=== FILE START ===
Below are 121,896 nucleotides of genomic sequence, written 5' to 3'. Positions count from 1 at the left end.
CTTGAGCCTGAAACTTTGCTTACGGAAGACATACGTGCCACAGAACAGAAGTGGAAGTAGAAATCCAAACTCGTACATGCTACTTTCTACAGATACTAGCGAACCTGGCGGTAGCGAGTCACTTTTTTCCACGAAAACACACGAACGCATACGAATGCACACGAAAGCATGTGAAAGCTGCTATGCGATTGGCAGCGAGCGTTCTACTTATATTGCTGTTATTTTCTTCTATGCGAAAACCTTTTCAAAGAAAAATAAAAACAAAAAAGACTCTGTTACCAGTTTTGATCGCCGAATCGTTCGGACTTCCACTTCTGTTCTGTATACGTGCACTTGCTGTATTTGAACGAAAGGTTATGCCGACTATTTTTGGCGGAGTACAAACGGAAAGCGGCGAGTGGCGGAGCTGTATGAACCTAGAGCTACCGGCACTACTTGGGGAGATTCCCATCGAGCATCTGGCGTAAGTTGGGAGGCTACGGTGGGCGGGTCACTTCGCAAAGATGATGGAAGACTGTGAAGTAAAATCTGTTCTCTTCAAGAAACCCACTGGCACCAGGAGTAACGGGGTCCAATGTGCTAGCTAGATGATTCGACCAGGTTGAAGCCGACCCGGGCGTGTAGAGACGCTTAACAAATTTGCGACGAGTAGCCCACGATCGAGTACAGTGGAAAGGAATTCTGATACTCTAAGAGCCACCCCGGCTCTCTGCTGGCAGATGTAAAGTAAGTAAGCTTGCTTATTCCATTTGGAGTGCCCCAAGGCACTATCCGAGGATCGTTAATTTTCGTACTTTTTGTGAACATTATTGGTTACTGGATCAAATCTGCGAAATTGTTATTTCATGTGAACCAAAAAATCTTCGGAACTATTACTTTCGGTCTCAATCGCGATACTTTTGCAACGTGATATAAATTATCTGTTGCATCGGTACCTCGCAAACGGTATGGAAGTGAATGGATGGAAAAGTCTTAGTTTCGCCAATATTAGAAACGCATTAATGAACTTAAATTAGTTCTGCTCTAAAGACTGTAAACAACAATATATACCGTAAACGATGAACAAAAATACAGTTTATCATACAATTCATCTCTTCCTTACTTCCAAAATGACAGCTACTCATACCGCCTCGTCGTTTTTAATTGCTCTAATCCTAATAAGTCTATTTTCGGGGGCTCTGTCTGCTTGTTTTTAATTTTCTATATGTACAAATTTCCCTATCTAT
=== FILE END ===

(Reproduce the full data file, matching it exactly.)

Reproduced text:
Below are 121,896 nucleotides of genomic sequence, written 5' to 3'. Positions count from 1 at the left end.
CTTGAGCCTGAAACTTTGCTTACGGAAGACATACGTGCCACAGAACAGAAGTGGAAGTAGAAATCCAAACTCGTACATGCTACTTTCTACAGATACTAGCGAACCTGGCGGTAGCGAGTCACTTTTTTCCACGAAAACACACGAACGCATACGAATGCACACGAAAGCATGTGAAAGCTGCTATGCGATTGGCAGCGAGCGTTCTACTTATATTGCTGTTATTTTCTTCTATGCGAAAACCTTTTCAAAGAAAAATAAAAACAAAAAAGACTCTGTTACCAGTTTTGATCGCCGAATCGTTCGGACTTCCACTTCTGTTCTGTATACGTGCACTTGCTGTATTTGAACGAAAGGTTATGCCGACTATTTTTGGCGGAGTACAAACGGAAAGCGGCGAGTGGCGGAGCTGTATGAACCTAGAGCTACCGGCACTACTTGGGGAGATTCCCATCGAGCATCTGGCGTAAGTTGGGAGGCTACGGTGGGCGGGTCACTTCGCAAAGATGATGGAAGACTGTGAAGTAAAATCTGTTCTCTTCAAGAAACCCACTGGCACCAGGAGTAACGGGGTCCAATGTGCTAGCTAGATGATTCGACCAGGTTGAAGCCGACCCGGGCGTGTAGAGACGCTTAACAAATTTGCGACGAGTAGCCCACGATCGAGTACAGTGGAAAGGAATTCTGATACTCTAAGAGCCACCCCGGCTCTCTGCTGGCAGATGTAAAGTAAGTAAGCTTGCTTATTCCATTTGGAGTGCCCCAAGGCACTATCCGAGGATCGTTAATTTTCGTACTTTTTGTGAACATTATTGGTTACTGGATCAAATCTGCGAAATTGTTATTTCATGTGAACCAAAAAATCTTCGGAACTATTACTTTCGGTCTCAATCGCGATACTTTTGCAACGTGATATAAATTATCTGTTGCATCGGTACCTCGCAAACGGTATGGAAGTGAATGGATGGAAAAGTCTTAGTTTCGCCAATATTAGAAACGCATTAATGAACTTAAATTAGTTCTGCTCTAAAGACTGTAAACAACAATATATACCGTAAACGATGAACAAAAATACAGTTTATCATACAATTCATCTCTTCCTTACTTCCAAAATGACAGCTACTCATACCGCCTCGTCGTTTTTAATTGCTCTAATCCTAATAAGTCTATTTTCGGGGGCTCTGTCTGCTTGTTTTTAATTTTCTATATGTACAAATTTCCCTATCTAT